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The Essayist: What I’ve Learned as a Failed Blogger


What I’ve learned as a writer is that writing sucks.

 It is also the most glorious thing in the world. Writing is a challenge that oftentimes becomes a Sisyphean effort. Sisyphus was the Greek king who was forced to push a boulder up a mountain, only to have it roll back down again.


Yeah, writing is kind of like that.

I started writing when I was young. One of the first things I ever wrote was a fan fiction set in the Adventures of Mary-Kate and Ashley Olsen universe. Forgive me, I was 5. However, those first few pages were like the first few shoves against the boulder; we all have to start somewhere.

Like the boulder of Sisyphus, writing can feel like a never-ending challenge, something to be done over and over again, but to no avail. Some of my blogging friends will know: While there have always been writers, a good example of contemporary writing can be found in the rise of the blogger.

One blogger I know has been posting on Facebook a lot recently, discussing and trying to come to grips with the difficulties of writing. One article she linked to provided me with some food for thought.

Her recent posts surprised me since she runs a college newspaper and updates her blog religiously. If she’s having this issue, then who doesn’t?

Some of my other friends in the journalism world or “j-biz” (that’s a term now) often lament the difficulty in coming up with leads or topics for their blogs. Other times it’s how to cover an issue. Sometimes it’s just how to actually write the damn thing.

 A science friend of mine maintains a blog about science research in Alaska. While she doesn’t post every week (or month) when she does post its thoughtful and well-researched. She’s maintained the site for over a year and when she changed geographic locations (interior Alaska to coastal Alaska) she still kept at it.

I, unlike both of my lady friends, have tried and failed to be a blogger. The closest I’ve gotten is a blog I kept for six months several years ago. My stab at blogging kinda sorta focused on the internet and college life and fashion and politics. Yeah. I tried to do a lot. That was probably the problem.

Yet a third friend of mine has blogged. He kept a general interest blog for some time, before quitting due to a lack of time and motivation. It’s interesting that the two females I’ve mentioned have kept at it, while the two males haven’t. Yet all of us have experienced motivational issues. I’m assuming it’s because we’re humans and this is just part of the human condition. I have no answer to this interesting aside, so if you do, please post as much in the comments.

What all of this context is attempting to illustrate is that blogging (and writing in general, really) is tough. But if you stick with it, force yourself to write, and have the occasional blast of creativity, you can really produce some top notch stuff. I think that, really, is what makes blogging and writing worthwhile. Sometimes you turn out schlock, other times you realize you wrote something that even Salman Rushdie or Carl Sagan could appreciate.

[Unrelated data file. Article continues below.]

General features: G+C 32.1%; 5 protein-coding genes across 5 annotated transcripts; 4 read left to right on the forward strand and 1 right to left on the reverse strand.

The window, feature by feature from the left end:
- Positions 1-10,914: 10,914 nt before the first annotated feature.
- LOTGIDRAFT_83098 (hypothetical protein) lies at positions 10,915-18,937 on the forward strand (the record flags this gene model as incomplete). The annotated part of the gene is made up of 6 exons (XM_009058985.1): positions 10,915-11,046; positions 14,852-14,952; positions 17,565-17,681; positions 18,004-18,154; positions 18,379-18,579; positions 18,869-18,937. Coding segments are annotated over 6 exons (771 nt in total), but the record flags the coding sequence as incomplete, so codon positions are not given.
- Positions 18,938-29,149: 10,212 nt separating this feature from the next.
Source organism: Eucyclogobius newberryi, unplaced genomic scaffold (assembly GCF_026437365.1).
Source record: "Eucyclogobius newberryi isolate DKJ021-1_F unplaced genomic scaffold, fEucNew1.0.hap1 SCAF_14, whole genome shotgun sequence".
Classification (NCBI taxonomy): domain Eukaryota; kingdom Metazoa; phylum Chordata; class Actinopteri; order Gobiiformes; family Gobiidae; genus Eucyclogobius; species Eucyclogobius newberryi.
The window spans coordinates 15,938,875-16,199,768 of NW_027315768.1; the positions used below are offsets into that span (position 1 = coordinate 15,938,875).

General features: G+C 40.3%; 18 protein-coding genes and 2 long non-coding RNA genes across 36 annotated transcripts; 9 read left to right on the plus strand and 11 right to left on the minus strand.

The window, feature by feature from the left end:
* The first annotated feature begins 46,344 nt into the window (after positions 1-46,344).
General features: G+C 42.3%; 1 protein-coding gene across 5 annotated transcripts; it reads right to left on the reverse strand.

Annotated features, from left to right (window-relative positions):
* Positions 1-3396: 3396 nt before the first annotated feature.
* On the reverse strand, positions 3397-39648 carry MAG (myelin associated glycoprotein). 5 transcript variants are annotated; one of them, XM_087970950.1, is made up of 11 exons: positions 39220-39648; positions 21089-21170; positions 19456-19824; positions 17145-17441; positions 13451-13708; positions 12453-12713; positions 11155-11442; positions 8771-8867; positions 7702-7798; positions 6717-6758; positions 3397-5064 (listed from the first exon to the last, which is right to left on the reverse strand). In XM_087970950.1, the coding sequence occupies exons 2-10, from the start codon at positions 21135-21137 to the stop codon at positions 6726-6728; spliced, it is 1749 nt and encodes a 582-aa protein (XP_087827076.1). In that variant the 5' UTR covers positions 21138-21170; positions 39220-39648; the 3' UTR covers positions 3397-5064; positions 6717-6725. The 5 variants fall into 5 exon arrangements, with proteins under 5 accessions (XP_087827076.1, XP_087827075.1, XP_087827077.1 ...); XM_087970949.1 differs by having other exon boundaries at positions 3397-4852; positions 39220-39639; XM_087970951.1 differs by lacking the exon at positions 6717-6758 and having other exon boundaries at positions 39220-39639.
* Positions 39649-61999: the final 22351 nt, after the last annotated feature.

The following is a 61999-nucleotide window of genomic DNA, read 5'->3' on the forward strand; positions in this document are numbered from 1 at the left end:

Ultimately when we write, we write because we want to. Sure, sometimes we have to write stuff that we don’t like, but we’re writers because it’s who we are. It’s in our blood, as they say. I write for the reader, you, but I also write for me.

My fellow failed blogger (but accomplished writer) gave me the following as to why he writes:

But I write for me more than anything and hope that a reader out there sees it and connects.”

I know that feel, bro. I know that feel.


  1. Yeah. I know that feeling too. (Does ‘feel’ work in this context? I don’t think so… But hey, it’s your article.)

    As it happens I was discussing this whole idea with a friend just this afternoon and she commented that having to write when you don’t feel like writing is too much like work, to which I nodded and said something like ‘Yeah, your point?’

    Writing can be hard work, and sometimes is for me, but more often than not it all just seems to flow smoothly and uninterrupted, like a good conversation over cups of coffee or glasses of wine. And in fact, that’s how I think of writing most of the time, as a conversation between myself and my reader, or readers… No matter that sometimes I’m holding up both ends of the discussion, or feeling like I’m talking to myself. When it works, it works well, and when it doesn’t – I quit. Being a freelancer, that’s okay, I have the option to quit and come back at it when the muse is again in the mood.

    In my lifetime I’ve been many things, among them a writer and an artist, and I’ve always found that my writing worked best when I approached it like art, with an artist’s attitude, rather than as a writer-who-works-at-writing. Perspective. Use it or lose it.

    Thanks for sharing your thoughts. Just wanted to let you know someone’s reading, even two weeks later. 😉

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